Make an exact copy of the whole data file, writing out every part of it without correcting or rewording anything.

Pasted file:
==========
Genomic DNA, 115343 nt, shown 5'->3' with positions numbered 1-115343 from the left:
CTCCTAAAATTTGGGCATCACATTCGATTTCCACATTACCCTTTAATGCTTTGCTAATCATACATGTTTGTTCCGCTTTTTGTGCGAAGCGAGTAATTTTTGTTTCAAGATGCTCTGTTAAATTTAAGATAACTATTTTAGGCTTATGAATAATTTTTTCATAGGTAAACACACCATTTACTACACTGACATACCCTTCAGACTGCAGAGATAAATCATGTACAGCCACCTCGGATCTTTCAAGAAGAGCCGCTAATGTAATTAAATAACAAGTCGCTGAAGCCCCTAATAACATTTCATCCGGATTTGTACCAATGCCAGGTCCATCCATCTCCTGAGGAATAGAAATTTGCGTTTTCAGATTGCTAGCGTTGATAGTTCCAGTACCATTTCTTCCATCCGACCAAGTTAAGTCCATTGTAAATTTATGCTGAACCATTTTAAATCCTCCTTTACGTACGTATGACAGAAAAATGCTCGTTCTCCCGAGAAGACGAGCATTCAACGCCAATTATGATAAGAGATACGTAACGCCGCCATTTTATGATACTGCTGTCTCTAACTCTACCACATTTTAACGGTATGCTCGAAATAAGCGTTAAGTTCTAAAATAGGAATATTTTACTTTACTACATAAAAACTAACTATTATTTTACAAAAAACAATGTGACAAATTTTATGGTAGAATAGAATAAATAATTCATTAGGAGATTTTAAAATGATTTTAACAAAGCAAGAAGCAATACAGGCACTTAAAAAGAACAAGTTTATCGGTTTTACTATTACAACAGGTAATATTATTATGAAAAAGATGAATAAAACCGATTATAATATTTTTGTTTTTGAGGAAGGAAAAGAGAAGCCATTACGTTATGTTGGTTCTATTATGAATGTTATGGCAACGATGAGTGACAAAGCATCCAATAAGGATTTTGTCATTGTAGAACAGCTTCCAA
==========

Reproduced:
Genomic DNA, 115343 nt, shown 5'->3' with positions numbered 1-115343 from the left:
CTCCTAAAATTTGGGCATCACATTCGATTTCCACATTACCCTTTAATGCTTTGCTAATCATACATGTTTGTTCCGCTTTTTGTGCGAAGCGAGTAATTTTTGTTTCAAGATGCTCTGTTAAATTTAAGATAACTATTTTAGGCTTATGAATAATTTTTTCATAGGTAAACACACCATTTACTACACTGACATACCCTTCAGACTGCAGAGATAAATCATGTACAGCCACCTCGGATCTTTCAAGAAGAGCCGCTAATGTAATTAAATAACAAGTCGCTGAAGCCCCTAATAACATTTCATCCGGATTTGTACCAATGCCAGGTCCATCCATCTCCTGAGGAATAGAAATTTGCGTTTTCAGATTGCTAGCGTTGATAGTTCCAGTACCATTTCTTCCATCCGACCAAGTTAAGTCCATTGTAAATTTATGCTGAACCATTTTAAATCCTCCTTTACGTACGTATGACAGAAAAATGCTCGTTCTCCCGAGAAGACGAGCATTCAACGCCAATTATGATAAGAGATACGTAACGCCGCCATTTTATGATACTGCTGTCTCTAACTCTACCACATTTTAACGGTATGCTCGAAATAAGCGTTAAGTTCTAAAATAGGAATATTTTACTTTACTACATAAAAACTAACTATTATTTTACAAAAAACAATGTGACAAATTTTATGGTAGAATAGAATAAATAATTCATTAGGAGATTTTAAAATGATTTTAACAAAGCAAGAAGCAATACAGGCACTTAAAAAGAACAAGTTTATCGGTTTTACTATTACAACAGGTAATATTATTATGAAAAAGATGAATAAAACCGATTATAATATTTTTGTTTTTGAGGAAGGAAAAGAGAAGCCATTACGTTATGTTGGTTCTATTATGAATGTTATGGCAACGATGAGTGACAAAGCATCCAATAAGGATTTTGTCATTGTAGAACAGCTTCCAA